Love the One You Write

Are you a writer?  Do you want to write? Does your schooling, work place, or ministry call you to express yourself in words for the sake of others?

If so, John Piper’s counsel on how to write with others in mind is worth ten minutes of your time.  Pastor John challenges writers to love the ones for whom they are writing–even if they don’t know who they are.

This is a good admonishment.  When we write we should not write for the sake our name, but for the sake of Christ’s.  And when we write we should always consider it an extension of loving our neighbor as ourselves.  Since writing is often accomplished in a secluded office or in the interior of our mind (in a busy coffee shop), the reminder to think beyond the white screen is essential. Listen to the brief interview.

May we learn to not only to love writing, but to love others with our writing.

Soli Deo Gloria, dss

What does it mean to be a member?

What does it mean to be a member of a local church?

John Piper gives a succinct answer that pushes against our Western individualistic impulses.  Here is how he begins:

What I mean by “member” is somebody who, whether by a signature or a word of commitment or promise, says, “I’m committed to a people, a people who hear the word of God preached, a people who perform the ordinances that Jesus gave to his church (baptism and the Lord’s Supper), and a people who commit to the ‘one another’ commandments (love each other, exhort each other, admonish each other, hold each other accountable).”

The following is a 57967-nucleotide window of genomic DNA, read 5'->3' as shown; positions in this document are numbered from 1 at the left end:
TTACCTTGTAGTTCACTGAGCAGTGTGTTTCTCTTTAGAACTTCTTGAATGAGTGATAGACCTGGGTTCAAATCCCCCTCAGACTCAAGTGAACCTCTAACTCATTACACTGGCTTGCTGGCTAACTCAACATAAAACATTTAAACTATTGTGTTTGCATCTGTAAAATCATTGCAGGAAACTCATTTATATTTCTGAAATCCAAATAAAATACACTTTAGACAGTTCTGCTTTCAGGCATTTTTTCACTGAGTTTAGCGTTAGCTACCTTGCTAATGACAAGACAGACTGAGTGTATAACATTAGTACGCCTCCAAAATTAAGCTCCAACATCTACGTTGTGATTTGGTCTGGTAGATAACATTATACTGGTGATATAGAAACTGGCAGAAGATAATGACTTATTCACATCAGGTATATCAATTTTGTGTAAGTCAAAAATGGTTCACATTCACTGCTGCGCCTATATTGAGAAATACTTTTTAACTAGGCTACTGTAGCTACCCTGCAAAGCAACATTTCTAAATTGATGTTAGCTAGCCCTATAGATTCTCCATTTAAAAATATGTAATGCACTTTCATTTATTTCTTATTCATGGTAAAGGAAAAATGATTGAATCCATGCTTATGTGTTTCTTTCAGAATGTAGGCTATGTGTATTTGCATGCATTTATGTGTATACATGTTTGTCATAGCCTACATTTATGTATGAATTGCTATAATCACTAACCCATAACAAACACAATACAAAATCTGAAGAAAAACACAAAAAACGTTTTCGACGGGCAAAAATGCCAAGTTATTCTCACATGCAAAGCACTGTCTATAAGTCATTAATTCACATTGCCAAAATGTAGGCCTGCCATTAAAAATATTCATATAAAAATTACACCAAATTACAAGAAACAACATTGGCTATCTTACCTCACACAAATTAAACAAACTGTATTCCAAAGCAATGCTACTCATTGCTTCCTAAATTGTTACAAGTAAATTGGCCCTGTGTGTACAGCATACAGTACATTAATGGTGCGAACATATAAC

Those commitments are what membership is. And I think something is wrong if you resist putting your name on the line for that.

If you want to say, “OK, I believe the New Testament says, ‘Be a part of a community, give yourself to ministering there and receiving ministry there, and advancing the cause of the gospel there, and upholding the name of Jesus there, and doing mission there,’ and I’m a part of that,” then to resist putting your name on the line for that is probably not a biblical conviction. It’s probably an American, independent, give-me-elbow-room, don’t-get-in-my-face-too-often conviction, which I don’t think is biblical.

You can read the rest of Pastor John’s answer to the question: Is it important for me to become a member of my local church?

I am thankful for the way God has been breaking down my sinful individualism since the day I joined Woodland Park Baptist Church.  I am prayerful that God will continue to conform me into the image of Christ as I do life with the members of his local church.

Being saved from self-centeredness by submitting myself to my brothers and sisters in Christ’s local church, dss